by: Randi Lewis
This article appeared in Accounting and Financial Planning for Law Firms, an ALM publication delivering analysis and intelligence for Corporate Counsel, Managing Partners, Financial Planning Professionals, and Law Firm Administrators. Visit the website to learn more.
You are a partner in a law firm and you have decided to make a lateral move. You want it to be the right move to a better platform. Where do you start and how do you maximize the likelihood of a successful outcome? The lateral candidate process differs among firms and candidates. But the more you are prepared to answer and ask questions, the greater the likelihood this next move will be an optimal one for you and the firm you are joining. Consider the approach detailed below regarding the research, preparation and vetting activities associated with a lateral partner move.
Starting the Process
Begin your process by evaluating your current firm. Make a list of what is attractive about — and lacking in — your firm’s platform. Next, develop a chart containing a list of “must-haves” in a new firm, and add the names of firms whose platforms appear to provide what your practice needs. At this stage, it can be beneficial to enlist the help of a trusted adviser such as a close colleague or an attorney-search consultant with deep knowledge of the local market.
During the interview process, many firms will ask you to provide a business plan that projects future growth of your practice. Consider developing a business plan during this preparation stage. It will help you sell your practice down the road. Begin by listing your portable clients and the collections for each during the past three-five years.
Compensation is among the most important things you should be prepared to discuss. Most firms will pay lateral partners on a fixed deal for 18-24 months and then compensate them in the partnership array going forward. That deal typically includes a base compensation plus incentives on originations and individual timekeeper receipts. Be clear in your mind about what you want as base compensation and how much of the “risk” you are willing to share in the form of incentive compensation.
Finally, devise an elevator speech about your practice and what you are seeking in a move. As you develop a deeper understanding of the market and how the market perceives your value, you should re-evaluate and refine your speech.
Testing the Waters
Even if you have a sizable book of business, devising a way to promote yourself to other firms can be a daunting experience. Either you will reach out to firms on your own or you will partner with an attorney search consultant to make the initial inquiry. To grab the interest of other law firms, you should provide this basic information:
· A current resume or website bio (or both);
· A brief explanation of why you want to leave your current firm;
· An explanation of why this firm interests you (help the new firm to infer synergies with its practice);
· A three-year history of collections for your portable clients;
· A three-year history of your billable and non-billable hours;
· Your current standard and alternative billing rates;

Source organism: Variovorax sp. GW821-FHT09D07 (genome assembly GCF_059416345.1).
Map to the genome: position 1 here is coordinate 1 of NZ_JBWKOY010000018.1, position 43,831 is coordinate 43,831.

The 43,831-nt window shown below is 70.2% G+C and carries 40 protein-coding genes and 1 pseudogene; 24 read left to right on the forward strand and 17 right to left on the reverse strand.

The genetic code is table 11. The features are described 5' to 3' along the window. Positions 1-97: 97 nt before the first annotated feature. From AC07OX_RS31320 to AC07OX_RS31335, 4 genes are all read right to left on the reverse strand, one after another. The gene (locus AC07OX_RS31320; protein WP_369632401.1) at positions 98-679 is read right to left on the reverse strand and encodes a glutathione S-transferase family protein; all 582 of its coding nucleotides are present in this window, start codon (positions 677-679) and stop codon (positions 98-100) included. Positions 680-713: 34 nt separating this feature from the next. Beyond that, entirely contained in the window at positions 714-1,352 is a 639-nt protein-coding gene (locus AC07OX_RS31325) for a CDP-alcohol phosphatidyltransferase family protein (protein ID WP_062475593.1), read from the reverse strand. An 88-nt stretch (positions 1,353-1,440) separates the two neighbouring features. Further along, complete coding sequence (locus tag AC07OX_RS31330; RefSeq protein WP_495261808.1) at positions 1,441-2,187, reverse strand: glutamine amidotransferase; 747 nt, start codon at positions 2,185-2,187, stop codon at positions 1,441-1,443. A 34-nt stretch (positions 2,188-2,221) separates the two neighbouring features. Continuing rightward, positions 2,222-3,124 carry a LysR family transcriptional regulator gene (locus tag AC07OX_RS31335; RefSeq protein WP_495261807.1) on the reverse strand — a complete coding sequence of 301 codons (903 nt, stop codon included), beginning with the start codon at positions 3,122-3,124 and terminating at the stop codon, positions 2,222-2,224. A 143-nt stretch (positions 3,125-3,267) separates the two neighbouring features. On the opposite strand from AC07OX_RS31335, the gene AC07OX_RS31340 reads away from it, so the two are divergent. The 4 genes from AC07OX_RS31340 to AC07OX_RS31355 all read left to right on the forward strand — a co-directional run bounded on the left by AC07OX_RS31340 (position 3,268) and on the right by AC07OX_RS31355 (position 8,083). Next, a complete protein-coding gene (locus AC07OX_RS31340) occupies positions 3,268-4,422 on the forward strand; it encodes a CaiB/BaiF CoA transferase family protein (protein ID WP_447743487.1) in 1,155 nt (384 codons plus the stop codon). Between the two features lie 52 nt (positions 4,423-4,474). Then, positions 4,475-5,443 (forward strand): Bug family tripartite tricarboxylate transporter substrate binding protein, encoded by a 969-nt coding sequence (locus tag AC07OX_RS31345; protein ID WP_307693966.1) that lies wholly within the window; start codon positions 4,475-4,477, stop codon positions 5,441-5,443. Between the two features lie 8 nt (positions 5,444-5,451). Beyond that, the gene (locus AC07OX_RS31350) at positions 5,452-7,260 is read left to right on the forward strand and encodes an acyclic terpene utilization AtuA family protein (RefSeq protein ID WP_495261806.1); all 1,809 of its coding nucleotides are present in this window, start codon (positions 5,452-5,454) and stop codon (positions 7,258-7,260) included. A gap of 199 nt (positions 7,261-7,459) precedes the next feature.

· Your career moves (and explanations, where necessary); and
· A list of key clients, if asked (used to determine if there are any obvious conflicts).
Tackling the First Interview
If a law firm is interested in learning more about you, it will schedule an initial meeting. Preparation for each firm interview is important. You should research the firm, its practice areas and the lawyers/professionals you will be meeting. Bring a list of your clients and your historical collections (for your reference and not necessarily for distribution) to help you talk about your business.
Be prepared to answer questions about anything listed on your bio and resume. Also, be prepared to answer questions designed to confirm or explore the initial information you provided. Most important, be prepared to answer the “why our firm” questions and “are you a value-add” questions. Below are some examples of questions you will be expected to answer in your interviews. If you have made multiple moves every several years, be prepared to go through each move and discuss why you left. Be as positive about your prior firms as possible.
Why Our Firm?
· What do you know about our firm, our business model and our clients?
· Tell us about your current firm, what’s missing from your current platform and what you hope to find at our firm that might support and expand your business.
· Do you see any obvious conflicts with your practice and our clients?
· If you joined our firm, would you want to bring other lawyers? If not, what type of support associate and other support would you need?
Are You a Value-Add?
· How do you envision adding value to our firm?
· What is your client mix, what are the types of cases/deals are you working on and what is your role in each? Does your realization rate differ for each client?
· Which of your clients do you believe will follow you and why?
· What is your current caseload and what are your projections for the growth of your practice?
· Do you have a business plan? If yes, are you willing to share it with us? If not, can you tell us in general your plans to develop business?